notes
Introduction
1 A strong defense of Latin American studies as an area- study program is made
in Harvey L. Johnson 1961. On the strength acquired by Latin American studies in
the 1960s, see Hanke 1967. For a Latin American perspective on Latin American
studies, see Osorio Tejeda 2007. For a critical appraisal of Latin American liter-
ary studies, see de la Campa 1999.
2 On the history and significance of the Pan- Americanist movement, see Fagg 1982;
Gilderhus 1986; Crapol 2000; and Sheinin 2000a.
3 In 1881, Blaine called the states of the hemi sphere to attend a Pan- American con-
ference. His ideas about U.S. hemispheric hegemony through peace and commer-
cial reciprocity started to develop after the French occupation of Mexico in 1864
(Crapol 2000, 10–21, 73).
4 On the Good Neighbor Policy, see Wood 1967; Green 1971; Gellman 1979; Ninkov-
ich 1981; and Haglund 1984. On the U.S. policy of disengaging from Ca ribbean
dependencies, see Perkins 1981.
5 In the area of history, a more in- depth study of Brazil developed only in the 1950s
and 1960s. See Shepherd 1933; and John J. Johnson 1985. Duke University had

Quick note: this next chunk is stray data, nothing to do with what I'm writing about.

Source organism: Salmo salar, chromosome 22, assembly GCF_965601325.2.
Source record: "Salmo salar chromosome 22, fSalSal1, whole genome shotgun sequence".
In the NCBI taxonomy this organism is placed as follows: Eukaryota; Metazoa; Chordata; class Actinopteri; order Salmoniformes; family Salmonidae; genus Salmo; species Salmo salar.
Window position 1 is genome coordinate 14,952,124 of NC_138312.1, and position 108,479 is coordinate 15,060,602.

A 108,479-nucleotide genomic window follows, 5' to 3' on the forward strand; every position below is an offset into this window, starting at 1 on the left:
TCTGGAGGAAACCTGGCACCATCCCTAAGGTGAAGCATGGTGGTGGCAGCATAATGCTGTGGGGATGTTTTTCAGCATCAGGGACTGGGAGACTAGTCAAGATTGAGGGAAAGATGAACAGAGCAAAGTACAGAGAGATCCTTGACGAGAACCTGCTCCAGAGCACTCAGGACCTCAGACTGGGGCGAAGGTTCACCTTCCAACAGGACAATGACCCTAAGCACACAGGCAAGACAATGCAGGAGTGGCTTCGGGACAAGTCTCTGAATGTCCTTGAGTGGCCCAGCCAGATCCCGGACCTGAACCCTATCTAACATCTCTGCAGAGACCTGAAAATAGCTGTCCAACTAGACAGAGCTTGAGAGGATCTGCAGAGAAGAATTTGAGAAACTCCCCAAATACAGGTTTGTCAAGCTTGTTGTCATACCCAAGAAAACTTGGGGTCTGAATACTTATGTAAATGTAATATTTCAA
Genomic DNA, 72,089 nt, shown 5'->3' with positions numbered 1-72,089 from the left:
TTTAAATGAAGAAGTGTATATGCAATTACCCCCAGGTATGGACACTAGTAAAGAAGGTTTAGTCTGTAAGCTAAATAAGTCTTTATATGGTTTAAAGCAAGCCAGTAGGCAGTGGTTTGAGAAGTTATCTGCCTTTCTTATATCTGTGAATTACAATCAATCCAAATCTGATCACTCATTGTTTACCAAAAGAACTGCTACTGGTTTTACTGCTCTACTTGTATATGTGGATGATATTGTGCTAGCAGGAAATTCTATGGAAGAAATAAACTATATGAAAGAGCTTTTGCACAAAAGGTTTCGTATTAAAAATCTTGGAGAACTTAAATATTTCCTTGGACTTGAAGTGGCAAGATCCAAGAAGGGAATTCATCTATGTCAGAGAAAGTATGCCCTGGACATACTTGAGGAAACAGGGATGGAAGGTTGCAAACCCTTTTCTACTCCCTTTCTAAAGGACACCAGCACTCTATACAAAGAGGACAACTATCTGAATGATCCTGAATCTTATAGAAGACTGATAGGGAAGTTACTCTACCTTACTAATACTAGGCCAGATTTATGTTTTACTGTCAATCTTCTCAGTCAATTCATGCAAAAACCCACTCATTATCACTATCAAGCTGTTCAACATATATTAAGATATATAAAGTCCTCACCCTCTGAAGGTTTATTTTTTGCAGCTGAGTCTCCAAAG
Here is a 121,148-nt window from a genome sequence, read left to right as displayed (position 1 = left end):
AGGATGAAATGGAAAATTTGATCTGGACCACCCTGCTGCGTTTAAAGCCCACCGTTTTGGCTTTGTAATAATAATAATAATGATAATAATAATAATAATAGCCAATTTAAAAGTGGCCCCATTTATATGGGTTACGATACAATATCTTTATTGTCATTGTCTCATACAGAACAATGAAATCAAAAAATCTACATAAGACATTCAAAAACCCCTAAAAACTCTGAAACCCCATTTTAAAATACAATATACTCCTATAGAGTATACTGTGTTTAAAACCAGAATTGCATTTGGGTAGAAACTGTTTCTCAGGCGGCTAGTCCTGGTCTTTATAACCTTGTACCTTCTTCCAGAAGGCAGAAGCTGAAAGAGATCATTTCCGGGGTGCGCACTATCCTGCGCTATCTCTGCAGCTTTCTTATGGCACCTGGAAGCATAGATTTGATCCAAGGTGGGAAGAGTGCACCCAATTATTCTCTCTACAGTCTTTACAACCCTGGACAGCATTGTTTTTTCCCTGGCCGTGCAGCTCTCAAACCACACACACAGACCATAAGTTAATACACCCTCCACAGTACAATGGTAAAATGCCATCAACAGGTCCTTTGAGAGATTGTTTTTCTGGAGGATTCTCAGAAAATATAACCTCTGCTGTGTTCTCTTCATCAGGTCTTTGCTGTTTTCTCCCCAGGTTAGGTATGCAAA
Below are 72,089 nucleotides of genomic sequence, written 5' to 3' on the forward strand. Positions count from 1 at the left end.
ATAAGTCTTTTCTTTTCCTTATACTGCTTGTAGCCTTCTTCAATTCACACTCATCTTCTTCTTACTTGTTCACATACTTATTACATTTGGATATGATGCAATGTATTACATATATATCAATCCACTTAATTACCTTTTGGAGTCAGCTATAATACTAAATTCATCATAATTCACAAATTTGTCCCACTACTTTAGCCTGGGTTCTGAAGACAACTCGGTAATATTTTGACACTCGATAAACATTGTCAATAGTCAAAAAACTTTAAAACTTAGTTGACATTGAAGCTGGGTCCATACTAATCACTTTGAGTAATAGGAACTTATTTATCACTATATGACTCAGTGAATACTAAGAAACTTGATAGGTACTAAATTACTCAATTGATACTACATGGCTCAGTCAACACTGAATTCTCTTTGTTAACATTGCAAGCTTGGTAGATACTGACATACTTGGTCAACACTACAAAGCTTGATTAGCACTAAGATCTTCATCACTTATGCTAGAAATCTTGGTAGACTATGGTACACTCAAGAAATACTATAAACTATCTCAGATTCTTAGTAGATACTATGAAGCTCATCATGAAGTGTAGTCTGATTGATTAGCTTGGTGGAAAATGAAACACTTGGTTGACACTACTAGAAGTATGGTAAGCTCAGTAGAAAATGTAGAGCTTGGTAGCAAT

started collecting Brazilian materials early. See Manchester 1933.
6 John Barrett was the director of the International Bureau of the American Repub-
lics from 1907 to 1910, then the director of the Pan- American Union until 1920. He
promoted U.S. economic expansionism in South America, and strove to transform
the Monroe Doctrine into a multilateral policy. See Prisco 1973.
7 Vision is an element constitutive of “evidence” in Enlightenment and modern
notions of science and legal pro cesses. Enhanced visibility is the capacity “to see” be-
yond our own limited horizon of sight, by means of other instruments: telescopes,
maps, treatises, inquiries, dictionaries, and cata logs. In actuality, I am not talking of
the eye’s capacity, but of the human intellect’s ability to imagine larger regions and
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